"EPA's action brings us back to the dark ages by not requiring industry to stay on schedule to curb toxic water pollution from power plants, the largest industrial source of this pollution," said Lisa Hallowell, senior attorney for the Environmental Integrity Project. "Instead of requiring modern pollution controls that cost only pennies a day, the Trump administration is instead allowing this industry to continue to dump unlimited arsenic, selenium and other toxic pollution into our nation's waters."

Through the April 25 order, the EPA is telling the industry that it doesn't need to take any steps to modernize wastewater treatment while a potentially years-long rule-making process plays out.

"Today, we are making a firm declaration that we will not stand idly by as Trump's administration tries to steer America back to an era where rivers caught on fire and polluters dumped their waste in our waterways with impunity," Mary Anne Hitt, director of Sierra Club's Beyond Coal campaign, added.

"With the drinking water of millions of Americans at stake, we will fight tooth-and-nail to protect safeguards that restrict coal plants from dumping toxic heavy metals into our drinking water supplies and putting thousands of families at risk of poisoning each year. Though these irrational attacks against basic science and public health are horrifying, we are confident that common sense will win the day and the American people will prevail over polluter greed in the courts and in the streets."

EcoWatch Daily Newsletter

A young fingerling Chinook salmon leaps out of the water at Pillar Point Harbor in Half Moon Bay, California on May 16, 2018. Justin Sullivan / Getty Images

The Trump administration is rolling back protections for endangered California fish species, a move long sought by a group of wealthy farmers that Interior Secretary David Bernhardt continued to lobby for months before he began working for the administration, The New York Times reported Tuesday.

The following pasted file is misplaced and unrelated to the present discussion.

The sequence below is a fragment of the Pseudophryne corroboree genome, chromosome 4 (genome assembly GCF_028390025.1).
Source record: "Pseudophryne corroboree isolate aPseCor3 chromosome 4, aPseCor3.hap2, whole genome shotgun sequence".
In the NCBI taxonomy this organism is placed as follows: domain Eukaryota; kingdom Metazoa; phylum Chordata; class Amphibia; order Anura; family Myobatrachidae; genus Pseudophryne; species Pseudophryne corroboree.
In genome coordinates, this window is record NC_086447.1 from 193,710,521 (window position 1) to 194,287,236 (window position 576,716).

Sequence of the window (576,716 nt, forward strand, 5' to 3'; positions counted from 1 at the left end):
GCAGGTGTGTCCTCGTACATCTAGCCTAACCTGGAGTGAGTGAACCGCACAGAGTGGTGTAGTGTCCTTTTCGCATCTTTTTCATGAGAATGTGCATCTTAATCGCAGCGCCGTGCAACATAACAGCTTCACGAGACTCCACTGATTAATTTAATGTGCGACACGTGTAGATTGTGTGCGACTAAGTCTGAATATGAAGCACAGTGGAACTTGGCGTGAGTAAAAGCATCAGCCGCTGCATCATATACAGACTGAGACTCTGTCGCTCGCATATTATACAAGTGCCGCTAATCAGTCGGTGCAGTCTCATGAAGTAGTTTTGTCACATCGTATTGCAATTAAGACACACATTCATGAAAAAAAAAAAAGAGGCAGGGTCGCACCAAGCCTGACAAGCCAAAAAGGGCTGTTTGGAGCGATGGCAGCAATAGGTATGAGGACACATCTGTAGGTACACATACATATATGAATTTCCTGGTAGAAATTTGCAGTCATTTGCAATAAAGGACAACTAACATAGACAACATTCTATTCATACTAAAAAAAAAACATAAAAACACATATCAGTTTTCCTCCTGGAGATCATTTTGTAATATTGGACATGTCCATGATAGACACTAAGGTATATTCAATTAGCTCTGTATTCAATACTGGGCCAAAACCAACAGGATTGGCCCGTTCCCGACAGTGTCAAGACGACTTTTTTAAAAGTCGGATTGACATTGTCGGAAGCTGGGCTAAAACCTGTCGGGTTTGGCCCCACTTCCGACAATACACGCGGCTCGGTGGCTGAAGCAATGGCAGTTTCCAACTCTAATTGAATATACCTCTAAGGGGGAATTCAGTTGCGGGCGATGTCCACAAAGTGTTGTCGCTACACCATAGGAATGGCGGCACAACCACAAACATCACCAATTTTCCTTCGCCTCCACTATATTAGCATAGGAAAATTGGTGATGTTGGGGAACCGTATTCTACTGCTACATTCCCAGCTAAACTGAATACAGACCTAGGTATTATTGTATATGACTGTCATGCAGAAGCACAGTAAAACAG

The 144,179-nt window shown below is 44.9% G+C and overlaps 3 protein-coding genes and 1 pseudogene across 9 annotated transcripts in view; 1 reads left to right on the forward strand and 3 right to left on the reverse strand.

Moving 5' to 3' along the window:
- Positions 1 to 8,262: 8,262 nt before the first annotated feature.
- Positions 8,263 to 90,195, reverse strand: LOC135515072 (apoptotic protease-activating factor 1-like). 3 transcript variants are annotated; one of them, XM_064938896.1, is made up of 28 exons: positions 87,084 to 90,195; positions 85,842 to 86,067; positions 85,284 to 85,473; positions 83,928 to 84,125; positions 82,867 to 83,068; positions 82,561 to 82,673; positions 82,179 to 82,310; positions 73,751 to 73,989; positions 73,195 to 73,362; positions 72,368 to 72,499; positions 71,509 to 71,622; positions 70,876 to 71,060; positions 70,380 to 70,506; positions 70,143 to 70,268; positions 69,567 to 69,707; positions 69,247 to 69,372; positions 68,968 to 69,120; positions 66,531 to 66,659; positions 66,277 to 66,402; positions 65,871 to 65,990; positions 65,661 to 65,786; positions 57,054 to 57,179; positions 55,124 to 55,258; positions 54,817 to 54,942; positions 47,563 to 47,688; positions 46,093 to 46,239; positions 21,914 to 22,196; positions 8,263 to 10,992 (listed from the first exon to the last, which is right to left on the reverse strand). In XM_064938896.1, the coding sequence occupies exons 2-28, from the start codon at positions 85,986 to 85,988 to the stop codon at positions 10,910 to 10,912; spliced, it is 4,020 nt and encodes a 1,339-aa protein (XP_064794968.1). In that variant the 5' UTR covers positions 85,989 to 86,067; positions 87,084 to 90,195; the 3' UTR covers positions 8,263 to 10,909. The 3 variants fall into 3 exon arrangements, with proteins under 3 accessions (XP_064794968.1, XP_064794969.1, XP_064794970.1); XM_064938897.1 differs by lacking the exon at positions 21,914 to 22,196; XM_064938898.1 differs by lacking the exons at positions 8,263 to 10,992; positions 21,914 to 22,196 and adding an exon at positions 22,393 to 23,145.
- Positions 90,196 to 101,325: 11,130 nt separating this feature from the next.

Read More Show Less

By Gretchen Goldman

The Independent Particulate Matter Review Panel has released their consensus recommendations to the EPA administrator on the National Ambient Air Quality Standards for Particulate Matter. The group of 20 independent experts, that were disbanded by Administrator Wheeler last October and reconvened last week, hosted by the Union of Concerned Scientists, has now made clear that the current particulate pollution standards don't protect public health and welfare.

Read More Show Less
Sponsored
An African elephant is pictured on November 19, 2012, in Hwange National Park in Zimbabwe. MARTIN BUREAU / AFP / Getty Images

The unprecedented drought that has caused a water crisis in Zimbabwe has now claimed the life of at least 55 elephants since September, according to a wildlife spokesman, as CNN reported.

Read More Show Less
Maria Dornelas.

By John C. Cannon

Life is reshuffling itself at an unsettling clip across Earth's surface and in its oceans, a new study has found.

Read More Show Less
An Exxon station in Florida remains open despite losing its roof during Hurricane Katrina on Aug. 29, 2005. Florida Air National Guard photo by Master Sgt. Shaun Withers

The country's largest fossil fuel company goes on trial today to face charges that it lied to investors about the safety of its assets in the face of the climate crisis and potential legislation to fight it, as the AP reported.

Read More Show Less
Sponsored
El Niño's effect on Antarctica is seen in a tabular iceberg off of Thwaites ice shelf. Jeremy Harbeck / NASA

El Niños are getting stronger due to climate change, according to a new study in Monday's Proceedings of the National Academy of Sciences.

Read More Show Less

By Julia Ries

  • Antibiotic resistance has doubled in the last 20 years.
  • Additionally a new study found one patient developed resistance to a last resort antibiotic in a matter of weeks.
  • Health experts say antibiotic prescriptions should only be given when absolutely necessary in order to avoid growing resistance.

Over the past decade, antibiotic resistance has emerged as one of the greatest public health threats.

Read More Show Less
Pexels


There are hundreds of millions of acres of public land in the U.S., but not everyone has had the chance to hike in a national forest or picnic in a state park.

Read More Show Less